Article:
Windows and Mirrors: Youth Media Awards and Diversity in Library Collections
I have a confession to make as a youth services librarian: I generally don’t put a lot of stock in ALA’s Youth Media Awards. The Youth Media Awards cover several areas and niches in children’s and young adult publishing, but the primary ones are the Michael C. Printz Award for Excellence in Young Adult Literature, The John Newbery Medal given to a distinguished work of American literature of children, and The Caldecott Medal given to a distinguished American picture book for children.
The nominees and winners of these awards are decided on by a committee of librarians. Librarians from the Association of Library Service to Children (ALSC) award the Newbery Medal and the Caldecott Medal while the Printz Award is decided on by a committee from the Young Adult Library Services Association (YALSA). Each of these awards has one winning title and a short list of honor books every year, and every nominated book must have been published in the preceding year. Winners of the Newbery Medal and Caldecott Medal also must be published by a U.S. publisher and must be authored by a writer considered a resident of the United States.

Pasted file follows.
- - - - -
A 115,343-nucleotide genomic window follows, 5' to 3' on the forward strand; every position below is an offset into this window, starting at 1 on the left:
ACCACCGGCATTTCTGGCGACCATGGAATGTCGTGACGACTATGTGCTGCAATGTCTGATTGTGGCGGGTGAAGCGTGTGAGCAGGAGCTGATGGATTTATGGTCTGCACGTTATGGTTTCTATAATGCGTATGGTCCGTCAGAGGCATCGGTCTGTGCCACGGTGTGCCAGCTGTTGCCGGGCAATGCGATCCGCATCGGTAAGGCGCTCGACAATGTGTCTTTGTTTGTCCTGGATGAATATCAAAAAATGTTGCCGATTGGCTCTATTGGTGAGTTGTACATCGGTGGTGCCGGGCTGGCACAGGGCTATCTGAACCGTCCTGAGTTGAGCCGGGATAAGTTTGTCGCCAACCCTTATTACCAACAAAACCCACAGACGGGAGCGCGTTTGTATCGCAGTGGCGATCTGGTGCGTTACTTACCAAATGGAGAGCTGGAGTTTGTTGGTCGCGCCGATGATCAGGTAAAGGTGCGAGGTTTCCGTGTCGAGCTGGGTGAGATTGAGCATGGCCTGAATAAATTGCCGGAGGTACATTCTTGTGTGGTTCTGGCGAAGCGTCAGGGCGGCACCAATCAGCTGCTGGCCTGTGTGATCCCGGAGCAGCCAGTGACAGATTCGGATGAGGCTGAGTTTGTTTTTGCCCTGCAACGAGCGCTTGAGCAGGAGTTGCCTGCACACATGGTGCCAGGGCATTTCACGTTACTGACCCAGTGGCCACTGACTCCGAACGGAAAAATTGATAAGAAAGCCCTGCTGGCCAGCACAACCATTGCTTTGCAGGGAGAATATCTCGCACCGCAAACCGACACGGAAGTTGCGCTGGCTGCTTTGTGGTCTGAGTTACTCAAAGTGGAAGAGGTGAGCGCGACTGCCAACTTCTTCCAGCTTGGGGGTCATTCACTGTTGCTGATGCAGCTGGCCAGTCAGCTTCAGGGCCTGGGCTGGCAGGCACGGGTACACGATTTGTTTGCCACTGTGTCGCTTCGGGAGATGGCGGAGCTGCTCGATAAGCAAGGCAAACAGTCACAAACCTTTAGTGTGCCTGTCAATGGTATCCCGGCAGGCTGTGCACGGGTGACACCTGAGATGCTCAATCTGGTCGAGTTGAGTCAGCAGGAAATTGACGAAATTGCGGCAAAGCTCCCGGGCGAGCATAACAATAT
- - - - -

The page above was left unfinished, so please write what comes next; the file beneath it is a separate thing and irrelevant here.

The primary reason I’m so ambivalent about the Youth Media Awards is because I don’t feel they paint a holistic picture of current literature for young people. It hearkens back to the early days of librarianship in the United States when public librarians felt it was their duty to steer children towards “good” literature. However, in the last two years I’ve found myself more impressed with both the honor books and the award winners.
The winners and honor books across all three awards for the last couple of years have been diverse and inclusive, sometimes even falling outside of books considered the norm for the award. Tamiko and Jillian Tamaki’s This One Summer was the first graphic novel to be a Caldecott Honor book in 2015. Matt de la Peña’s The Last Stop on Market Street is the first picture book to be selected for the Newbery Medal, as well as him being the first Latino author to win the Newbery.
Diversity in the Youth Media Awards is paramount in furthering endeavors of campaigns such as We Need Diverse Books. The books that win the Youth Media Awards are purchased and put in the collections of almost every public and school library in the U.S. This inclusion in collections that may otherwise not house these books further the goal of We Need Diverse Books by helping to put diverse books into the hands of all children.
Personally, I work for an isolated, rural public library system that serves a fairly homogeneous patron base. My goal for the youth collection I currently maintain is to provide a mirror as well as a window for my young patrons. A mirror for them to see themselves, their struggles and their triumphs reflected in our materials, and a window for them to see the outside world. The last couple years of award winners have made it easier for me to give my patrons a wider window.